jharkhand’s control room is continuing to be link for migrants
India – Last year, when first lockdown and Covid-19 related curbs came into effect, Jharkhand Migrant Control Room started operations as a call centre helping workers in other states with money and food. But one year since, the control room continues to function as a lifeline for the migrants and even their families. The control room for migrants in Indian state of Jharkhand functions as a medium to bring back stranded workers from other states, help them receive pending salaries and also as a coordinator to bring back the bodies of the workers who lost their lives while working in other states.
“Last year, close to 200 bodies of labourers were brought back to Jharkhand but there were multiple agencies involved. This year, we have on our own helped the families of 68 labourers, who died at work sites in 16 states, get their bodies back,” said Shikha Pankaj, the team lead at the control room. Shikha is a part of Delhi based NGO, PHIA Foundation, that was chosen by the government of Jharkhand to operate the control room.
Jharkhand Chief Minister Hemant Soren said: “When the pandemic struck and the lockdown was announced, we were looking for an organisation which could understand the plight of the state’s migrants and act as a bridge between the government and them. That is where PHIA Foundation pitched in…In the last one-and-a-half years, the control room has been the backbone of our entire campaign to help our state’s workers across the country in time of need.”
“Workers died from illnesses, mishaps at construction sites, electric shock, suicides, heart attack, natural disasters and accidents, among other causes. It required constant follow-ups and mobilising our own funding through our partners to get their bodies back. Counselling the family members is another challenge,” Ms. Shikha Pankaj said.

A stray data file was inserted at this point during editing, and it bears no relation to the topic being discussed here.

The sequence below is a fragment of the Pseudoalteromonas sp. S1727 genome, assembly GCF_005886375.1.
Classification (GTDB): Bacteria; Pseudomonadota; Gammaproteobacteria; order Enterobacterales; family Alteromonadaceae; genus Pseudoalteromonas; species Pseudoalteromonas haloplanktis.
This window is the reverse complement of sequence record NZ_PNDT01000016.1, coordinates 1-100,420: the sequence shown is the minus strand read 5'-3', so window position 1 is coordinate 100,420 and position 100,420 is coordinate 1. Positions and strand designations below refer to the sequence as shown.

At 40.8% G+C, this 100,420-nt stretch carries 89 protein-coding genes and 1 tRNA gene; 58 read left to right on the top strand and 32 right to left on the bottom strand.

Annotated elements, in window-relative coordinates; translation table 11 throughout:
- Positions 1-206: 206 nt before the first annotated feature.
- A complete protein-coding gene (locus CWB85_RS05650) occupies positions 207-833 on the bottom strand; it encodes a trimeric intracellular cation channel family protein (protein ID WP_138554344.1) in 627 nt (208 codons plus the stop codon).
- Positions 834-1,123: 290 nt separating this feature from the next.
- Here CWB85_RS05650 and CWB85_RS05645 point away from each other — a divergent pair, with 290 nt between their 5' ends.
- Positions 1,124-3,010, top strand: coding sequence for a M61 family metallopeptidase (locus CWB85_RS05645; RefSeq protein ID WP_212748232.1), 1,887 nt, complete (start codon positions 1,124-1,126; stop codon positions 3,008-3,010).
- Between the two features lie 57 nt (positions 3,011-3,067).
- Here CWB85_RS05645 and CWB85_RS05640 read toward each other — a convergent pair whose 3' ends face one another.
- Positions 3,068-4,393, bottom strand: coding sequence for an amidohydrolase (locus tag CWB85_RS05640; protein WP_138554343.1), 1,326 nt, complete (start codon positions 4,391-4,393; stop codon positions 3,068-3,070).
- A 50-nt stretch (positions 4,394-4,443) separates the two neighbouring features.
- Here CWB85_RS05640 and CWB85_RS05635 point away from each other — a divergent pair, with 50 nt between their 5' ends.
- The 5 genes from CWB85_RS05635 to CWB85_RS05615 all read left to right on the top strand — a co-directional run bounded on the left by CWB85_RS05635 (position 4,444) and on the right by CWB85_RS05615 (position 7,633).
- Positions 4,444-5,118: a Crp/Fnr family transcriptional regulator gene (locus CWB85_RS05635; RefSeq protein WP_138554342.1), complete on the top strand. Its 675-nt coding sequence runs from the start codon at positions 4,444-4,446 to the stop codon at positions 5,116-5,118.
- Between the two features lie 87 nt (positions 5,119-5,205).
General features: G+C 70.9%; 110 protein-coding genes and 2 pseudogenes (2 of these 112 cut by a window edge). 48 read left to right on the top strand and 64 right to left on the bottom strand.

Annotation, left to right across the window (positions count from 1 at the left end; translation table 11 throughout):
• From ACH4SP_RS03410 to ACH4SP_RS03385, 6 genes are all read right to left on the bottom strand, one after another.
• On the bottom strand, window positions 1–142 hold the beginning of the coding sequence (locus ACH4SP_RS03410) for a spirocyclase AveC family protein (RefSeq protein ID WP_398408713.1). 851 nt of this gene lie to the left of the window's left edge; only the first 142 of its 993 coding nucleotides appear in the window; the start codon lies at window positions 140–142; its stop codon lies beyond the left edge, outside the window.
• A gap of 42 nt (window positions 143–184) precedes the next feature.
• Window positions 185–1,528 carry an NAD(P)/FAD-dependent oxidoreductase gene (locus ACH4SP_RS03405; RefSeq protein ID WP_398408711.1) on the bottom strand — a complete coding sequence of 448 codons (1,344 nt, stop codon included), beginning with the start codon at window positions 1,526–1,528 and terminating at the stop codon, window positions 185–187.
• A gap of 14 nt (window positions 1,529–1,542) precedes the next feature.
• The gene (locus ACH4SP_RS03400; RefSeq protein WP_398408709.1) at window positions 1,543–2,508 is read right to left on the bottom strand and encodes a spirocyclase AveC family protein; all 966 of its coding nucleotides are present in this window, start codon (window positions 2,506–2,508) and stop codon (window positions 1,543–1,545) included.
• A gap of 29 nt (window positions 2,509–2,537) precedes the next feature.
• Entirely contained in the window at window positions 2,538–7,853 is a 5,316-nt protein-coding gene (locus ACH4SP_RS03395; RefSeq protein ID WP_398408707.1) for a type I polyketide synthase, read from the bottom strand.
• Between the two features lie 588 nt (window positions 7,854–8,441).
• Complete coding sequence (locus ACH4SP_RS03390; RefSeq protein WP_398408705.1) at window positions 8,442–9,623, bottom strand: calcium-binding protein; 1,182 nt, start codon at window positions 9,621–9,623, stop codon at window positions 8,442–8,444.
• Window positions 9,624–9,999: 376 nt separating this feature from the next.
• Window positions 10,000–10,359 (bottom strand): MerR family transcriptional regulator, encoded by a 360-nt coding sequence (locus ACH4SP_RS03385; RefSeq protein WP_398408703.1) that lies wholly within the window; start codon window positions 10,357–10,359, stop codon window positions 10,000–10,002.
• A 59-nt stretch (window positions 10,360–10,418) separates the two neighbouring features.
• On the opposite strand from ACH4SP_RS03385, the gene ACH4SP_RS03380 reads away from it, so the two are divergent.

One of the main focus area of control room is to rescue stranded workers and bring them home. According to the control room staff, this year June about 32 members of a tribal community were securely brought back from Deoria in UP where they worked at a brick kiln. These migrants were stranded in the city after not being paid wages for past six months. According to the control room data, 9,66,393 migrant workers were brought back to Jharkhand between March 27, 2020, and October 31, 2021. “Another major challenge is to get the wages and remuneration of labourers who returned, with the help of the Jharkhand government,” said the team lead.
Explaining the process of helping migrants based on individual case, Shikha said, “The process starts with a unique code for each case, and verification with documents and enquiries with co-workers, contractors and authorities. We also inform family members and counsel them. The information is also shared with Deputy Commissioners and the Labour Superintendent to escalate the matter. At destination sites, details of the company and contractor are sought, FIRs and post mortems are done, and the process of bringing back the body is initiated.”